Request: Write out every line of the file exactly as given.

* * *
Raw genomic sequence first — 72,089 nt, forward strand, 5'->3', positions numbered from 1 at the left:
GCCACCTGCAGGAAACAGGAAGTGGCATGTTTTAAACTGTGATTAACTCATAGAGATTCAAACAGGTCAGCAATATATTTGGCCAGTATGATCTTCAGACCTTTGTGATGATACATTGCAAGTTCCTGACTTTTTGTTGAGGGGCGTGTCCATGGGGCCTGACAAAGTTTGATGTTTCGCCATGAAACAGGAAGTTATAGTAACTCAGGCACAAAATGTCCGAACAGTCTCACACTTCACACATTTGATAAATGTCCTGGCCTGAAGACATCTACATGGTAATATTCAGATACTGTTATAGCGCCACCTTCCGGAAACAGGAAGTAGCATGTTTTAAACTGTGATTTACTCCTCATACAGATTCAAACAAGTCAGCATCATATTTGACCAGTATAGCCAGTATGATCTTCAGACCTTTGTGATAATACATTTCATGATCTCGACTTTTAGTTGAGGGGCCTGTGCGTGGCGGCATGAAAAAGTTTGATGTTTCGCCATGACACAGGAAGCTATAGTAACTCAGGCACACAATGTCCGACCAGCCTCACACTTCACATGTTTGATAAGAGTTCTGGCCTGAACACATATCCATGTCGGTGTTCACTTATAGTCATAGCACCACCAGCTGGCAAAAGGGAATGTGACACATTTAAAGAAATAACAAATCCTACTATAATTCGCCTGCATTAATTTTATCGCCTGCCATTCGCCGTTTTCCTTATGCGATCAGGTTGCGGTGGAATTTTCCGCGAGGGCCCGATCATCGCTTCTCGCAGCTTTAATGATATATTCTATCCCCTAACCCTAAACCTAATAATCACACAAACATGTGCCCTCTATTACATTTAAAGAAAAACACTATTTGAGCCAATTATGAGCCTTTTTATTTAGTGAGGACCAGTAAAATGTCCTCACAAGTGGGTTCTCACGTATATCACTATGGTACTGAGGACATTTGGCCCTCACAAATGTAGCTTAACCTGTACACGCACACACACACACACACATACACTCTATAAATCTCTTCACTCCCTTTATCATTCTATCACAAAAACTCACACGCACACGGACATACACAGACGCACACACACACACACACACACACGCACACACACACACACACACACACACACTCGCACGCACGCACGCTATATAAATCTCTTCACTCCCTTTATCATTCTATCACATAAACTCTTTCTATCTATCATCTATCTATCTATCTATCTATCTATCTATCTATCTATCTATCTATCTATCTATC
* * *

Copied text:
Raw genomic sequence first — 72,089 nt, forward strand, 5'->3', positions numbered from 1 at the left:
GCCACCTGCAGGAAACAGGAAGTGGCATGTTTTAAACTGTGATTAACTCATAGAGATTCAAACAGGTCAGCAATATATTTGGCCAGTATGATCTTCAGACCTTTGTGATGATACATTGCAAGTTCCTGACTTTTTGTTGAGGGGCGTGTCCATGGGGCCTGACAAAGTTTGATGTTTCGCCATGAAACAGGAAGTTATAGTAACTCAGGCACAAAATGTCCGAACAGTCTCACACTTCACACATTTGATAAATGTCCTGGCCTGAAGACATCTACATGGTAATATTCAGATACTGTTATAGCGCCACCTTCCGGAAACAGGAAGTAGCATGTTTTAAACTGTGATTTACTCCTCATACAGATTCAAACAAGTCAGCATCATATTTGACCAGTATAGCCAGTATGATCTTCAGACCTTTGTGATAATACATTTCATGATCTCGACTTTTAGTTGAGGGGCCTGTGCGTGGCGGCATGAAAAAGTTTGATGTTTCGCCATGACACAGGAAGCTATAGTAACTCAGGCACACAATGTCCGACCAGCCTCACACTTCACATGTTTGATAAGAGTTCTGGCCTGAACACATATCCATGTCGGTGTTCACTTATAGTCATAGCACCACCAGCTGGCAAAAGGGAATGTGACACATTTAAAGAAATAACAAATCCTACTATAATTCGCCTGCATTAATTTTATCGCCTGCCATTCGCCGTTTTCCTTATGCGATCAGGTTGCGGTGGAATTTTCCGCGAGGGCCCGATCATCGCTTCTCGCAGCTTTAATGATATATTCTATCCCCTAACCCTAAACCTAATAATCACACAAACATGTGCCCTCTATTACATTTAAAGAAAAACACTATTTGAGCCAATTATGAGCCTTTTTATTTAGTGAGGACCAGTAAAATGTCCTCACAAGTGGGTTCTCACGTATATCACTATGGTACTGAGGACATTTGGCCCTCACAAATGTAGCTTAACCTGTACACGCACACACACACACACACATACACTCTATAAATCTCTTCACTCCCTTTATCATTCTATCACAAAAACTCACACGCACACGGACATACACAGACGCACACACACACACACACACACACGCACACACACACACACACACACACACACTCGCACGCACGCACGCTATATAAATCTCTTCACTCCCTTTATCATTCTATCACATAAACTCTTTCTATCTATCATCTATCTATCTATCTATCTATCTATCTATCTATCTATCTATCTATCTATCTATC